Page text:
This November, YA librarians and authors will descend upon St. Louis for the 2012 Young Adult Literature Symposium. If you haven’t been to this before, I highly recommend it. I went in 2010 and met a lot of fabulous people and rubbed elbows with a few authors (perpetuating my girl-crush on Lauren Myracle) and came away with a lot of great information. This year the theme is Hit Me with the Next Big Thing.

I started thinking about what exactly that means. How can we predict the future of what’s going to be hot and what’s going to flop? It’s not always easy to find what will be successful for your library, even when you’ve seen it be successful everywhere around you. I admit, I was having trouble with this concept until I listened to a webinar from Infopeople called Improvisation at Work! Communicating and Innovating in Your Library. Part of it covered the idea of “Yes, and.” When I did an improv program for the teens at my library this past summer, one of the things that we covered is keeping the scene going versus shutting it down. I didn’t know it was called this at the time, but I was teaching them “Yes, and.”

One of the applications of “Yes, and” is brainstorming without judgment. We’ve all probably been in those meetings where we’re asked to brainstorm ideas on how to do something or come up with something new and innovative. If you’re saying, “Been there, done that,” you’ve also probably encountered the person who always wants to point out the negative aspects of a suggestion. Whether their naysaying is legitimate or not is not the problem. The problem is that the naysayers can stop us in our tracks and keep us from being truly innovative.’  (Try making a rule in one of these brainstorming sessions that you can only make positive statements and see your results. You may come up with something truly amazing that you never would have thought of before).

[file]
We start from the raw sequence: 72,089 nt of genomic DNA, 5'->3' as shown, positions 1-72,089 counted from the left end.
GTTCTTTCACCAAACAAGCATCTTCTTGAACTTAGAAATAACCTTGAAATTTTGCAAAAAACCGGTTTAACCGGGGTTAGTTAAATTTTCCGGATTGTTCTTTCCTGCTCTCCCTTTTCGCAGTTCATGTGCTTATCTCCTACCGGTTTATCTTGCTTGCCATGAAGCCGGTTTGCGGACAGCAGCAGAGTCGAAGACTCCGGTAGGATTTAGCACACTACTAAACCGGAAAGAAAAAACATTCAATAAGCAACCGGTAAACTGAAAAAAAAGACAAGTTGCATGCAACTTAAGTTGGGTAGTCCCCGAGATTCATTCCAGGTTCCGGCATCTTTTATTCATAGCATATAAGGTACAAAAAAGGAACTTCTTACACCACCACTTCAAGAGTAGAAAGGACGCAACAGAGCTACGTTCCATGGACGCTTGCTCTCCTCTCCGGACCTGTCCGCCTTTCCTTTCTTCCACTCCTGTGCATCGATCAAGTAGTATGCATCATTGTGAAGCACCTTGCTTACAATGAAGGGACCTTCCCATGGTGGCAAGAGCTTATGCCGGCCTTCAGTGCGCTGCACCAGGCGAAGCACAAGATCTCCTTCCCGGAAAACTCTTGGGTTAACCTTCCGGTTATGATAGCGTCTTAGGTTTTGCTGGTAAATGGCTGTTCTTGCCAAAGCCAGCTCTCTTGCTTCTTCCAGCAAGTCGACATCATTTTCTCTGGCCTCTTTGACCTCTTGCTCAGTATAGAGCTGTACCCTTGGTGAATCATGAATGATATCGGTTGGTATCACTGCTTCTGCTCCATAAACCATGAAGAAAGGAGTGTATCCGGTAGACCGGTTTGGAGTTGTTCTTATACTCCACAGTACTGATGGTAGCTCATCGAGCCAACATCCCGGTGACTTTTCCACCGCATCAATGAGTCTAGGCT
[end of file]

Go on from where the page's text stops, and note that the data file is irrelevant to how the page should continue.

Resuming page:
So what will be the trends of the future? What genre is going to be the next vampire-craze? Our teens are changing, so how will that be reflected? What is the Next Big Thing? Start a dialogue of “Yes, and,” see where it takes you, and then share it in the comments or bring it with you to St. Louis!

One Thought on “Yes, and Hit Me with the Next Big Thing

  1. Anyone who knows me well knows I have “yes, and” tattooed on my left arm. (I actually got it done while I was at Annual in Chicago–my, how time flies!) I firmly believe that my improv training is some of the most valuable training I ever got for working with teens, particularly in a high school with a flexible schedule where I never know quite what the day will bring.

    Just as it’s crucial on stage to accept (and build upon) the reality your scene partner offers you, it’s crucial to accept (and support) the reality your teens live in, whether or not it conforms to larger trends. Some of the (supposedly) hottest trends in YA literature at large have totally flopped in my school.

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